but this place is just right.
Before it was an emotion to be felt or an aesthetic to be consumed, nostalgia was first and foremost a psychological malady. “In the 19th and 20th centuries,” this 2013 New York Times piece tells us, “nostalgia was variously classified as an ‘immigrant psychosis,’ a form of ‘melancholia’ and a ‘mentally repressive compulsive disorder’ among other pathologies.” With the benefit of more sophisticated thinking, we thankfully debunked this idea. At the very least, we no longer think about institutionalizing old Polish people who are merely wistful for “the old country.” Per the same article: “Nostalgia has been shown to counteract loneliness, boredom and anxiety. It makes people more generous to strangers and more tolerant of outsiders. [...] On cold days, or in cold rooms, people use nostalgia to literally feel warmer.”
Far be it from me to disagree with the conclusions of educated researchers, but having witnessed the extent to which nostalgia has been commodified this past decade, I’m inclined to think the truth falls somewhere between these two poles (not counting for the “immigrant psychosis” thing, which is insane). Nostalgia functions as a powerful motivator precisely because it is both a warm feeling that brings disparate people together and a clouding influence on our judgments. If you’ve ever felt the need to watch an obviously bad reboot of a beloved film franchise, read a BuzzFeed list about being a ’90s kid, or considered buying these shorts, you’re familiar with this sensation. .
Modern nostalgia only really gains traction when it plucks directly from the past’s monoculture. The 1990s were decidedly not the 1950s, where every household in America watched I Love Lucy and The Honeymooners, yet this wave of reductionist content could easily trick you into believing its only TV shows were Seinfeld, The Fresh Prince of Bel-Air, Friends, and Full House. Nostalgia scrubs away nuance, understating the importance of any artifact that didn’t have lasting cultural penetration while overstating the merits of those that did.
Enter My ’90s TV, one of the rare places on the internet that strives to go deeper. Created by self-described “nostalgia nut,” Joey Cato, My ’90s TV is a curated collection of 7,280 YouTube Videos, the likes of which he’s mined from the deepest crags and most obscure recesses of the ’90s. It’s a Now That’s What I Call Music! CD, if it were filled with O-Town and Blessid Union of Souls B-Sides.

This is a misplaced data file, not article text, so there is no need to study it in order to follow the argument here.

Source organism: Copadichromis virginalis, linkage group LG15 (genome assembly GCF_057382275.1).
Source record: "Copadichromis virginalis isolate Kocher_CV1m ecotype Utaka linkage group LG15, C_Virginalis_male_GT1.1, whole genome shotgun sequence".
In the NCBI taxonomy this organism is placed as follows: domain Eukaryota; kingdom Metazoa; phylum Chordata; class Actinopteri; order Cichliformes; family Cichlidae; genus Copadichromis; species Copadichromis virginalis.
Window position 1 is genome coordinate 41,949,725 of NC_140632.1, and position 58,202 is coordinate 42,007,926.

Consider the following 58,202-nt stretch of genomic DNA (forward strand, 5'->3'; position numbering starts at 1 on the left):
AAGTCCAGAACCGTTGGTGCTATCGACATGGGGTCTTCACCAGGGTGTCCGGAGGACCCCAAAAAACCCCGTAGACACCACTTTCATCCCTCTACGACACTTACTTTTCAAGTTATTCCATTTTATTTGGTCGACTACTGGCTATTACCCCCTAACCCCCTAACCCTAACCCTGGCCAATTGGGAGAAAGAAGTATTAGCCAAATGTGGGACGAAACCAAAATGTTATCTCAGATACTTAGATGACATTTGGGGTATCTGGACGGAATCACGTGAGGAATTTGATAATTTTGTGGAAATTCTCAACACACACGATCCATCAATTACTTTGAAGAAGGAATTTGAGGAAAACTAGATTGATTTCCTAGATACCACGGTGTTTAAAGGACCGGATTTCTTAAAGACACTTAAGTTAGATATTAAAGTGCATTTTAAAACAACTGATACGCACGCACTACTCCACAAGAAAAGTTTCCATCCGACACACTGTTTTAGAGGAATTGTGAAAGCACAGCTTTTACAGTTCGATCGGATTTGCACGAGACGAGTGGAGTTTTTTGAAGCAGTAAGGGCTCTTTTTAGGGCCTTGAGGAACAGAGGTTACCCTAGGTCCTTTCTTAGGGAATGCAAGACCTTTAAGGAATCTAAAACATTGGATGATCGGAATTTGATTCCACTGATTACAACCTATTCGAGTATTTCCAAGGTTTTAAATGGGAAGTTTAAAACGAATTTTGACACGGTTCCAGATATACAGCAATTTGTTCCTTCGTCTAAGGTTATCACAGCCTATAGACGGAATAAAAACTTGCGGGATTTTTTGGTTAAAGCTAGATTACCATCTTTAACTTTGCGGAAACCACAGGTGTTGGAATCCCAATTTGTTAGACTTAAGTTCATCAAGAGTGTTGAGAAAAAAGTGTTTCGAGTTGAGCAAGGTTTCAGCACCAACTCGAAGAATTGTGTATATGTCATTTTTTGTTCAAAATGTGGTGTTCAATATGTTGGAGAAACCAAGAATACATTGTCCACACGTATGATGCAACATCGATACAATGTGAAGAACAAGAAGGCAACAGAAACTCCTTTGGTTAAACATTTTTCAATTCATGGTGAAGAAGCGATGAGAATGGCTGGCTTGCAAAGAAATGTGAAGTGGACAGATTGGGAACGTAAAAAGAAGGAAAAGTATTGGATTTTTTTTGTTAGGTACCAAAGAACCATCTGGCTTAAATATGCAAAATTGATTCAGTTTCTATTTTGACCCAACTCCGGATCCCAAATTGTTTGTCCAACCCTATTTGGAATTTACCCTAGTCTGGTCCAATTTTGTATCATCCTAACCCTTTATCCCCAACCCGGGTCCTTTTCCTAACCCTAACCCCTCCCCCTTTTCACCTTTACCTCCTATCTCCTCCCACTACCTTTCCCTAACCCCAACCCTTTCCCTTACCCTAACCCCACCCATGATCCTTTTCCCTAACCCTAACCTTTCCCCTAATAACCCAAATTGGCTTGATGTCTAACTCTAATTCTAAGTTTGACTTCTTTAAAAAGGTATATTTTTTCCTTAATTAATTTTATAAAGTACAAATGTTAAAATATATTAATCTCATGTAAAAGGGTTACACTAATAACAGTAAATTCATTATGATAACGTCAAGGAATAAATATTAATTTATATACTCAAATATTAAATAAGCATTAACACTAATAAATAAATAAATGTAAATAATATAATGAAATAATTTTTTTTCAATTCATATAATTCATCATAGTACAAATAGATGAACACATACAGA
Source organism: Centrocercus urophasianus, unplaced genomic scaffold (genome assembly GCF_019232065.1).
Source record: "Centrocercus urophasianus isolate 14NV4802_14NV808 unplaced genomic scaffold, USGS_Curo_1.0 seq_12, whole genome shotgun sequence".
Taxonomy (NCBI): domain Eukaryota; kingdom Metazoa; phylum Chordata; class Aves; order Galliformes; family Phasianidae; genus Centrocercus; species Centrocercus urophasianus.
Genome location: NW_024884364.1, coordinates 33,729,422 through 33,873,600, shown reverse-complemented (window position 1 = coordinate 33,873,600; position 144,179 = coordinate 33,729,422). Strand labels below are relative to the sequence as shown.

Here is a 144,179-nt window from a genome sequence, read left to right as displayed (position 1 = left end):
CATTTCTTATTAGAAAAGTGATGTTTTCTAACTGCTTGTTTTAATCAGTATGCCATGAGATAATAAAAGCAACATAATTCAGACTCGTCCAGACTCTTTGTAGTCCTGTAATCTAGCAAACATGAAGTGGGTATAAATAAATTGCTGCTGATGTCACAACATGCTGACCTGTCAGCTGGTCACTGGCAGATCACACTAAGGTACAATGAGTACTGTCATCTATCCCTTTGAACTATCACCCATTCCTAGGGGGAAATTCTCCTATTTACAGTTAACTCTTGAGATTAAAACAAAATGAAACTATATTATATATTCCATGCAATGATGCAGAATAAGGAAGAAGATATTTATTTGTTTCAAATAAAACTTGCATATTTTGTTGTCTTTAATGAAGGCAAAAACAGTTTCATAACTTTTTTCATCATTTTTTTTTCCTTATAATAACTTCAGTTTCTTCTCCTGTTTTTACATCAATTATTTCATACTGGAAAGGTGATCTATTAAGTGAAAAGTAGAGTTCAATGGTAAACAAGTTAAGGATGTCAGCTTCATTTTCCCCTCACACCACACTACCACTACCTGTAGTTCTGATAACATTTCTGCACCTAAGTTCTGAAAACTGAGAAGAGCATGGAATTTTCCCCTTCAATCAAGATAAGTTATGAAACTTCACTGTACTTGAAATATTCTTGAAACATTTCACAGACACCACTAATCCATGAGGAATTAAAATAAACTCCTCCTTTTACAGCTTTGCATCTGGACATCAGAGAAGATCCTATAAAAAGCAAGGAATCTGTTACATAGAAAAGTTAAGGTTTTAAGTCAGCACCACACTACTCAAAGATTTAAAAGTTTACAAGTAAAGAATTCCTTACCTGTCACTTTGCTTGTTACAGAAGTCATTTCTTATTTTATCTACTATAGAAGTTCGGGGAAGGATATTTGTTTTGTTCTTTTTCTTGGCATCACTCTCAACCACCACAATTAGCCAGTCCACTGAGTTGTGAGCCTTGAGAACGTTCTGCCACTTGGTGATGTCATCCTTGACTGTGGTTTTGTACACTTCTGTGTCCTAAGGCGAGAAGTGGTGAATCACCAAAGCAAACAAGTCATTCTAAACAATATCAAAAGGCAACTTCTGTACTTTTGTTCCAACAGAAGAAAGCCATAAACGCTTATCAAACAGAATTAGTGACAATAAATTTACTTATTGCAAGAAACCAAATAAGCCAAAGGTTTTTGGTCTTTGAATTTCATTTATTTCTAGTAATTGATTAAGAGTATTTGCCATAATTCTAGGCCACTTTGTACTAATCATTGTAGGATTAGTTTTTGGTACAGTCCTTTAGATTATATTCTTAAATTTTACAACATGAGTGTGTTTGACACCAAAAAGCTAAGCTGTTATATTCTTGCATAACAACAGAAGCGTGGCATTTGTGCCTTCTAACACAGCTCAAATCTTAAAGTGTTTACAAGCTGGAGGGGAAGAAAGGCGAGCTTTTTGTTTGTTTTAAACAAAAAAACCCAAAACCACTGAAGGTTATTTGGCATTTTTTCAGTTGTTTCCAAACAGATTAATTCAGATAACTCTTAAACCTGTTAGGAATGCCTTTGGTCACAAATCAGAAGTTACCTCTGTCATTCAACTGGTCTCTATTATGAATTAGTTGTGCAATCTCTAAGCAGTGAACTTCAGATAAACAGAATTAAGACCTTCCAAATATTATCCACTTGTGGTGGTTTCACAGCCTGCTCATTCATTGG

Take, for example, the little-known 1996 sitcom, Homeboys in Outer Space. After stumbling across its theme song on My ’90s TV, I looked it up on Wikipedia and found myself floored by its harebrained premise: “The plot centers around two astronauts [...] who flew around the universe in a winged car, nicknamed the ‘Space Hoopty,’ [...] a cross between a lowrider and an 18 wheeler, piloted by a talking female computer named Loquatia.”
Equally fascinating, consider The Adventures of Don Coyote and Rancho Panda, a 1990 children’s cartoon loosely based on Miguel De Cervantes’ Don Quixote. Or, what about this episode of All American Girl — Margaret Cho’s short-lived sitcom — guest-starring Quentin Tarantino? In contextualizing how popular Tarantino was in the ’90s, and how far the conversation about media representation has progressed since 1994, this singular half-hour of television offered a more representative snapshot of the era’s zeitgeist than the Spice Girls’ entire discography.
Cato’s collection is vast enough to cater to the tastes of all (English-speaking) people. From a highly problematic daytime talk show segment titled “My Husband Wears My Clothes” to the real-time launch of MSNBC in 1996 — videos which I somehow discovered within minutes of each other — the examples are endless.
This unpredictability is just as much a part of the collection’s appeal as the videos themselves. Much more elaborate than a YouTube playlist, this collection is hosted on a website programmed to generate these videos at random, and play them in an interface designed to look like an old-school television set. Thus, on My ’90s TV, you don’t select another video, you “change the channel.” To indicate your videos are loading, your screen fills with TV static. The site allows you to filter by year, and it gives you the option to disable video categories you’re not interested in pulling from (trailers, commercials, music, etc.), but there is more than enough variation across each individual year and each individual category to keep you on your toes. The cumulative effect of these clever design choices is to simulate the nearly extinct joy of channel surfing. You’ll discover gems that would’ve otherwise never crossed your path, and when you do, you can be sure your appreciation isn’t being colored by past memories.
This is the appeal of My ’90s TV in a nutshell. It offers you the freedom to set aside your nostalgia entirely and appreciate the ’90s for what they truly were: an awkward transitional period filled with sometimes great, sometimes absurd, sometimes tacky, and sometimes problematic ephemera. In other words, they were a decade just like any other.